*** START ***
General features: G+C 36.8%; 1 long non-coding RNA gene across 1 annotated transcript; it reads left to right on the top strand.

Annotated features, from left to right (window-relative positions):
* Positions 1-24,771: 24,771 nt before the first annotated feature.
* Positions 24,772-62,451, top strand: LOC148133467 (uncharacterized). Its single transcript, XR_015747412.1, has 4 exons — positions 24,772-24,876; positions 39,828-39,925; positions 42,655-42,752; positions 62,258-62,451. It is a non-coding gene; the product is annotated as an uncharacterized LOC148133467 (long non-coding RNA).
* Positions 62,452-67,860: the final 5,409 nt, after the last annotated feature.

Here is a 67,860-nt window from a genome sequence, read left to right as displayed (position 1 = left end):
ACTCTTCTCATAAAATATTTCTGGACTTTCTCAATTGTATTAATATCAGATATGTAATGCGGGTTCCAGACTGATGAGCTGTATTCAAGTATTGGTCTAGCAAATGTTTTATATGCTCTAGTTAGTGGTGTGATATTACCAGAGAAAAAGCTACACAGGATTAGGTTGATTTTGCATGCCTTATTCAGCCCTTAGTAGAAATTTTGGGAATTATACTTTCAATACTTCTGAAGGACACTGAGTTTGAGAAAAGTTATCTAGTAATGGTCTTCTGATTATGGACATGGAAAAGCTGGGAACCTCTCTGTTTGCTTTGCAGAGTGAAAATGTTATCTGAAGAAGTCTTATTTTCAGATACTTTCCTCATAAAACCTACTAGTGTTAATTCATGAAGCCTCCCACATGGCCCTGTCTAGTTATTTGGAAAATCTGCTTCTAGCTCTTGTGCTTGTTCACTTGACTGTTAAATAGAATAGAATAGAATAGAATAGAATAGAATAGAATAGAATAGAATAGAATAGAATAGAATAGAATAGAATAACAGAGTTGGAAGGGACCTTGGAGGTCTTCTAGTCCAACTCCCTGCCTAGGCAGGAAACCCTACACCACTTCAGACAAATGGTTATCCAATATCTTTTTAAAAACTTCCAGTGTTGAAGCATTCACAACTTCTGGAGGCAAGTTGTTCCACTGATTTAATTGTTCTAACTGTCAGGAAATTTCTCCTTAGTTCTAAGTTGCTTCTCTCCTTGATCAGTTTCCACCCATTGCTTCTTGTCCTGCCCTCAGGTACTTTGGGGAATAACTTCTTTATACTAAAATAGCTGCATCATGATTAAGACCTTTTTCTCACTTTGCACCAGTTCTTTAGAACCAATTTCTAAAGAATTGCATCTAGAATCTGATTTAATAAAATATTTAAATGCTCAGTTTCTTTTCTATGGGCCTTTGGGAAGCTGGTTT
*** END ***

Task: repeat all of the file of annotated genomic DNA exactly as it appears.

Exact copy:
General features: G+C 36.8%; 1 long non-coding RNA gene across 1 annotated transcript; it reads left to right on the top strand.

Annotated features, from left to right (window-relative positions):
* Positions 1-24,771: 24,771 nt before the first annotated feature.
* Positions 24,772-62,451, top strand: LOC148133467 (uncharacterized). Its single transcript, XR_015747412.1, has 4 exons — positions 24,772-24,876; positions 39,828-39,925; positions 42,655-42,752; positions 62,258-62,451. It is a non-coding gene; the product is annotated as an uncharacterized LOC148133467 (long non-coding RNA).
* Positions 62,452-67,860: the final 5,409 nt, after the last annotated feature.

Here is a 67,860-nt window from a genome sequence, read left to right as displayed (position 1 = left end):
ACTCTTCTCATAAAATATTTCTGGACTTTCTCAATTGTATTAATATCAGATATGTAATGCGGGTTCCAGACTGATGAGCTGTATTCAAGTATTGGTCTAGCAAATGTTTTATATGCTCTAGTTAGTGGTGTGATATTACCAGAGAAAAAGCTACACAGGATTAGGTTGATTTTGCATGCCTTATTCAGCCCTTAGTAGAAATTTTGGGAATTATACTTTCAATACTTCTGAAGGACACTGAGTTTGAGAAAAGTTATCTAGTAATGGTCTTCTGATTATGGACATGGAAAAGCTGGGAACCTCTCTGTTTGCTTTGCAGAGTGAAAATGTTATCTGAAGAAGTCTTATTTTCAGATACTTTCCTCATAAAACCTACTAGTGTTAATTCATGAAGCCTCCCACATGGCCCTGTCTAGTTATTTGGAAAATCTGCTTCTAGCTCTTGTGCTTGTTCACTTGACTGTTAAATAGAATAGAATAGAATAGAATAGAATAGAATAGAATAGAATAGAATAGAATAGAATAGAATAGAATAGAATAACAGAGTTGGAAGGGACCTTGGAGGTCTTCTAGTCCAACTCCCTGCCTAGGCAGGAAACCCTACACCACTTCAGACAAATGGTTATCCAATATCTTTTTAAAAACTTCCAGTGTTGAAGCATTCACAACTTCTGGAGGCAAGTTGTTCCACTGATTTAATTGTTCTAACTGTCAGGAAATTTCTCCTTAGTTCTAAGTTGCTTCTCTCCTTGATCAGTTTCCACCCATTGCTTCTTGTCCTGCCCTCAGGTACTTTGGGGAATAACTTCTTTATACTAAAATAGCTGCATCATGATTAAGACCTTTTTCTCACTTTGCACCAGTTCTTTAGAACCAATTTCTAAAGAATTGCATCTAGAATCTGATTTAATAAAATATTTAAATGCTCAGTTTCTTTTCTATGGGCCTTTGGGAAGCTGGTTT